Material Witness will focus on extreme textile process. Images will be posted here showing the history of my work, new work, developing projects and inspiration.

Thursday, September 27, 2007

I have had this fascination for the Urumchi mummies since I first saw images of them in the mid 90's. They were discovered in Chinese Turkestan in the Tarin Basin and the Taklamakan Desert. They are fully dressed and incredibly preserved as a result of natural mummification.

The first time I saw them I wept. They looked like they had fallen asleep and been lovingly covered up. Facial features were almost recognizable. One baby looked like a faded memory of my own son as an infant. He had been placed under a poplar log and was buried with a baby bottle made from a sheep's udder. Someone had placed two blue stones over his eyes. All of the mummies were fully dressed in felt and woven clothing that was made in the warmest colours of green, blue, rust and yellow. Their coverings were woven in plaid patterns.

The biggest surprise was that these people, more related to the Celts, lived in this area 1500 years before the Chinese Silk Road existed.

Yesterday I talked to my Uncle in Texas about my dead father and our family. He described the feeling he had walking down a road in Damascus. Foot paths were carved into the rock with the generations of walkers. He walked in their steps and understood we are all very small in time and that somehow we continue.

I will place two blue stones in the last place I walked with my father.

Rain Drops Keep Fallin'

Drop Shots Stephen Langton Goulet (stolen image from a poster from one of SLG's shows)

My ex-husband, Stephen Langton Goulet, is an amazing and wonderful artist who is capable of seeing the most minute detail in just about everything. His drawing abilities are extraordinary and he has never stopped pursuing perfection.

One of his series of work contains about 2,000 images about raindrops.

He now lives in East End, Saskatchewan in a place that has a desert like environment and is taking the most beautiful photographs of prairie images.

Wednesday, September 26, 2007

Yesterday was so productive. I started working at 6:30, had tea with Lilias by 7:00 and was seriously down to work by 7:30. I worked straight through to 2:30 grabbed some sushi and worked until 6:30. It felt so Protestant somehow!

Problem is my hips are completely frozen today and my cancer arm is big and swollen so I can't do much except write artists statements.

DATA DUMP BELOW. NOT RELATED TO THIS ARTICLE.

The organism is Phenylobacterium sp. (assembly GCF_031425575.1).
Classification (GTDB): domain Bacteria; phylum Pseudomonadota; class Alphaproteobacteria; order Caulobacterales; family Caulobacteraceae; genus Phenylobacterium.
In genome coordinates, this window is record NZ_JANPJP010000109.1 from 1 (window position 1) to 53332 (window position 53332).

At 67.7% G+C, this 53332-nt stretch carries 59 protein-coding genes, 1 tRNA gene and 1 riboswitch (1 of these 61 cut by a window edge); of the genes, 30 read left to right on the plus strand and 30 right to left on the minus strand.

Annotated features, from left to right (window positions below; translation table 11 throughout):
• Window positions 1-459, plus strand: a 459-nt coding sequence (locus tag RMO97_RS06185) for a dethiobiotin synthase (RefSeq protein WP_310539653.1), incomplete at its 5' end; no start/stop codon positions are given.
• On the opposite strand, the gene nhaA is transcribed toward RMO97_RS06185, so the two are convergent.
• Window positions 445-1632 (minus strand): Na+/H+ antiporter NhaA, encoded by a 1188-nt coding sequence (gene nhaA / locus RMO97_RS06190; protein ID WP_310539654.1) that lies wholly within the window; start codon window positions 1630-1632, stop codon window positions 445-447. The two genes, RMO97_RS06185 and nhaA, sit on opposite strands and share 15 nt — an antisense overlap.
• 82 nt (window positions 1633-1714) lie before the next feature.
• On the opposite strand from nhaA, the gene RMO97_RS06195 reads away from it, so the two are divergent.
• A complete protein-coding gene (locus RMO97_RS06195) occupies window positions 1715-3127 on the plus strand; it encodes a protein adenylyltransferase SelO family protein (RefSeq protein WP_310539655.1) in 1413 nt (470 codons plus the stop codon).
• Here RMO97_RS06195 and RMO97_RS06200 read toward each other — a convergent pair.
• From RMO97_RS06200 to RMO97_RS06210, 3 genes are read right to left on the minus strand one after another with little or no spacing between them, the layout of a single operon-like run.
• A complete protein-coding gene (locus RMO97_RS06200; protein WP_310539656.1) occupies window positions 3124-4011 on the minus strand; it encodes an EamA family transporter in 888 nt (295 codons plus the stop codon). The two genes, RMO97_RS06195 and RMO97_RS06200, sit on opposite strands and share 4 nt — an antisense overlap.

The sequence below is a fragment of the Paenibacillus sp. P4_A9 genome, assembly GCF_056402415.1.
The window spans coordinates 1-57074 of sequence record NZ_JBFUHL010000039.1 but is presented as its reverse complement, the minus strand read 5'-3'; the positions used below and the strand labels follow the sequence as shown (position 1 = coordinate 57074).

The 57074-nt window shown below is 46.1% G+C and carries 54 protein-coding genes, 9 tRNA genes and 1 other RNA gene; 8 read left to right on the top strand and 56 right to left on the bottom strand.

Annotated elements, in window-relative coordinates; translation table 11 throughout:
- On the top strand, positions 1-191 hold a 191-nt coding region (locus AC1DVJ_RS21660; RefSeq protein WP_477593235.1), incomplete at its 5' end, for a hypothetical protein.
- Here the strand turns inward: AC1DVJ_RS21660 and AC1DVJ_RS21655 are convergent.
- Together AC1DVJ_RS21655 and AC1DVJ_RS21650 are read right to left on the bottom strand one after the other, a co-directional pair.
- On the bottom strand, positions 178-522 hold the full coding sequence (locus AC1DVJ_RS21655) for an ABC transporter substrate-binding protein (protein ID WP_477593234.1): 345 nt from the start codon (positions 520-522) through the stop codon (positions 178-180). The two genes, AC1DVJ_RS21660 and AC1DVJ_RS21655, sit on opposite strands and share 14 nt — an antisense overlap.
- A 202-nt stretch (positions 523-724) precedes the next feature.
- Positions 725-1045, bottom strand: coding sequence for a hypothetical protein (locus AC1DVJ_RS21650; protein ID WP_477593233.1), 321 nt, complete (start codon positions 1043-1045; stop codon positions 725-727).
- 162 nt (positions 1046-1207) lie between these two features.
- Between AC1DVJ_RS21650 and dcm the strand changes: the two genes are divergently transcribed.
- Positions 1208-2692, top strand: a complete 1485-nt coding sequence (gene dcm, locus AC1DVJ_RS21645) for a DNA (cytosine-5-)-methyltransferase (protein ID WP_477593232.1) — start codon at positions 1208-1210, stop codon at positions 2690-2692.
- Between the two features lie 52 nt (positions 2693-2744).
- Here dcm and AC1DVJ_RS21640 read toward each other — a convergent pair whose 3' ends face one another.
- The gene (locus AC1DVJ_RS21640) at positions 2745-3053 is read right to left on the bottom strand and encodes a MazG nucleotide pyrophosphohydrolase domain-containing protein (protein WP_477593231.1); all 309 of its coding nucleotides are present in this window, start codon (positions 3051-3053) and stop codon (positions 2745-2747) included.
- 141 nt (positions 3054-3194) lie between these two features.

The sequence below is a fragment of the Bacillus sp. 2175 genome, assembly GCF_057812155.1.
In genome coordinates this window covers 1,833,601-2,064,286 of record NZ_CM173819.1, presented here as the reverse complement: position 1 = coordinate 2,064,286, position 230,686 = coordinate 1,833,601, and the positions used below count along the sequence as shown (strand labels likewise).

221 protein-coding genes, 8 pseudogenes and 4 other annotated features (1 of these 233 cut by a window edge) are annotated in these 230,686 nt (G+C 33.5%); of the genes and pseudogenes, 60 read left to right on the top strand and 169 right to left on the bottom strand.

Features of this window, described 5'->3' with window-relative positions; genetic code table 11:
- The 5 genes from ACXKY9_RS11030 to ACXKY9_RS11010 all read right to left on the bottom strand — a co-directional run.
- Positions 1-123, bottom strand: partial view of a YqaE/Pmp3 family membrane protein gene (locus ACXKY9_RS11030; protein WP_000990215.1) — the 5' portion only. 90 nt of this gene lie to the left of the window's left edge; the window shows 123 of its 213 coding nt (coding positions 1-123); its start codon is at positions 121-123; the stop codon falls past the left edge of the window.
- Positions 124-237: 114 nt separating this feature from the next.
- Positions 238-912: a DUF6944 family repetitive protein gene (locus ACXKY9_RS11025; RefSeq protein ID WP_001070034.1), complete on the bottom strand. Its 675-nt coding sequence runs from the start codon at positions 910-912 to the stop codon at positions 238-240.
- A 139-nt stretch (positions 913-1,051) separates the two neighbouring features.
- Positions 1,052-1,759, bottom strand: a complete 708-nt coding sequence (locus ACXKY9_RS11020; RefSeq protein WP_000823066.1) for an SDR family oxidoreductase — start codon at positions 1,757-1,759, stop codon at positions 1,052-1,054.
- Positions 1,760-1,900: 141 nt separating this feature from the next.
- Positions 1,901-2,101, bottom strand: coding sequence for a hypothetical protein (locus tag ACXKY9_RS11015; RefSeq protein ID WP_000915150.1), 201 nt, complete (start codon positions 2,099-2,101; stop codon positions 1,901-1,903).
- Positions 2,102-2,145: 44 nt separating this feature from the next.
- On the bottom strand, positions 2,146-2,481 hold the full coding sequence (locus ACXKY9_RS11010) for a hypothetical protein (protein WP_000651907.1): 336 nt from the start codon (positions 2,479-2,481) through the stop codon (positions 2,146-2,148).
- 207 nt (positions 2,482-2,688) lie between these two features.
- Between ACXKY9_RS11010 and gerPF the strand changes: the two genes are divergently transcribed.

Never mind. I got lots accomplished yesterday and have a little wiggle room today.

I produced components yesterday with about 24 pieces of very lace like tyvec. They were patched together and stitched on what will be a beautiful skin. I will burn them for further detail after they are printed, stamped, metal waxed and embroidered. It should take 2 more studio days. I am trying to finish 5 or 6 new pieces for the East Side Culture Crawl to go with my pupae.

10 little cases are full of critters and pods now and 4 hangings are close to completion. Tomorrow will be a paper mache day and it is time to try a bigger globe, a bunch of little ones and chicken wire.

The I'll draw out my plans for a trade with Arlee Barr and comrades. Theme is "scary...CSI... forensics" in miniature (1 1/2" X 1 1/2 in). Hmmmm maybe I'll do kinky or something. Delivered in plain brown paper! As long as it doesn't ooze, explode or smell funny and fits in an envelope for mailing.

Check out Arlee Barr's and Albedo Designs inspiring little Blog and her funny friends.

Monday, September 24, 2007

Fibre Boogers

Possible Fibre Booger?

Lost Coast Project ... Urchins
Patricia Chauncey

What is a Fibre Booger?

I think I might make them. It is a description that came from the comment section of Arlee Barr's blog. I haven't laughed so hard in a long, long time.

If I don't make them now...I will soon!!! Keh heh!

Sunday, September 23, 2007

Love Rocks

Grandfather's Story (Collection of 12 in cage)
Bee's wax embeddings, surface design, embroidery, embellishment, needle lace, patination
Patricia Chauncey

Why would anyone consider a diamond to be a stone that represented love?

Diamonds are so cold and mechanical. I respond far more to the honey and warmth of amber. It has so much more to do with erotic sensibilities. The touch is warm and slick. The colour is visceral and of the body. It is petrified sap and honey telling stories of bees and life force. Little wings float in it helplessly entrapped because of a compulsion to the sweetness. I find it irresistable.

Tim brought me a large Polish amber pendant and earrings from the Baltic Sea. He knows what it is I like.

Friday, September 21, 2007

Old Bones

Very lucid dreams of animal bones last night. Piles of them.